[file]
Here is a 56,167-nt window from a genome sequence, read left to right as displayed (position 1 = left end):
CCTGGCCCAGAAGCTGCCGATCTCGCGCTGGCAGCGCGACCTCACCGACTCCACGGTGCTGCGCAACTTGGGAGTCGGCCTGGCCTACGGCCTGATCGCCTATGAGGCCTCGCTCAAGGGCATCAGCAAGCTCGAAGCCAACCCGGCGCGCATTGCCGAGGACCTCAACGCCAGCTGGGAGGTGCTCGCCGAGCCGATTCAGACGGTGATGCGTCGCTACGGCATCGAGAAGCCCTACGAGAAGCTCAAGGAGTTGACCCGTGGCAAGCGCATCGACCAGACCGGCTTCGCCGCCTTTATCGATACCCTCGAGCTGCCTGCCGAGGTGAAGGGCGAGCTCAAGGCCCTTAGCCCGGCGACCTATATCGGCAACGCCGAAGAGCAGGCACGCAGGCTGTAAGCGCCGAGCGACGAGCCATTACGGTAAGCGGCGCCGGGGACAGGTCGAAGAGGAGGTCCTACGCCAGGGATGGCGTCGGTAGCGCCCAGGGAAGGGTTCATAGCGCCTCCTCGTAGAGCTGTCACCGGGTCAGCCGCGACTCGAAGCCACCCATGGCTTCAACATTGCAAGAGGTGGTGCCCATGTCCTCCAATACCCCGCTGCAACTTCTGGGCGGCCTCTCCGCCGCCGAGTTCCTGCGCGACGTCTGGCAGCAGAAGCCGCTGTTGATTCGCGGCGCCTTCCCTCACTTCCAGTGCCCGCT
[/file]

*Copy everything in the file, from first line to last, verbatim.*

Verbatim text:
Here is a 56,167-nt window from a genome sequence, read left to right as displayed (position 1 = left end):
CCTGGCCCAGAAGCTGCCGATCTCGCGCTGGCAGCGCGACCTCACCGACTCCACGGTGCTGCGCAACTTGGGAGTCGGCCTGGCCTACGGCCTGATCGCCTATGAGGCCTCGCTCAAGGGCATCAGCAAGCTCGAAGCCAACCCGGCGCGCATTGCCGAGGACCTCAACGCCAGCTGGGAGGTGCTCGCCGAGCCGATTCAGACGGTGATGCGTCGCTACGGCATCGAGAAGCCCTACGAGAAGCTCAAGGAGTTGACCCGTGGCAAGCGCATCGACCAGACCGGCTTCGCCGCCTTTATCGATACCCTCGAGCTGCCTGCCGAGGTGAAGGGCGAGCTCAAGGCCCTTAGCCCGGCGACCTATATCGGCAACGCCGAAGAGCAGGCACGCAGGCTGTAAGCGCCGAGCGACGAGCCATTACGGTAAGCGGCGCCGGGGACAGGTCGAAGAGGAGGTCCTACGCCAGGGATGGCGTCGGTAGCGCCCAGGGAAGGGTTCATAGCGCCTCCTCGTAGAGCTGTCACCGGGTCAGCCGCGACTCGAAGCCACCCATGGCTTCAACATTGCAAGAGGTGGTGCCCATGTCCTCCAATACCCCGCTGCAACTTCTGGGCGGCCTCTCCGCCGCCGAGTTCCTGCGCGACGTCTGGCAGCAGAAGCCGCTGTTGATTCGCGGCGCCTTCCCTCACTTCCAGTGCCCGCT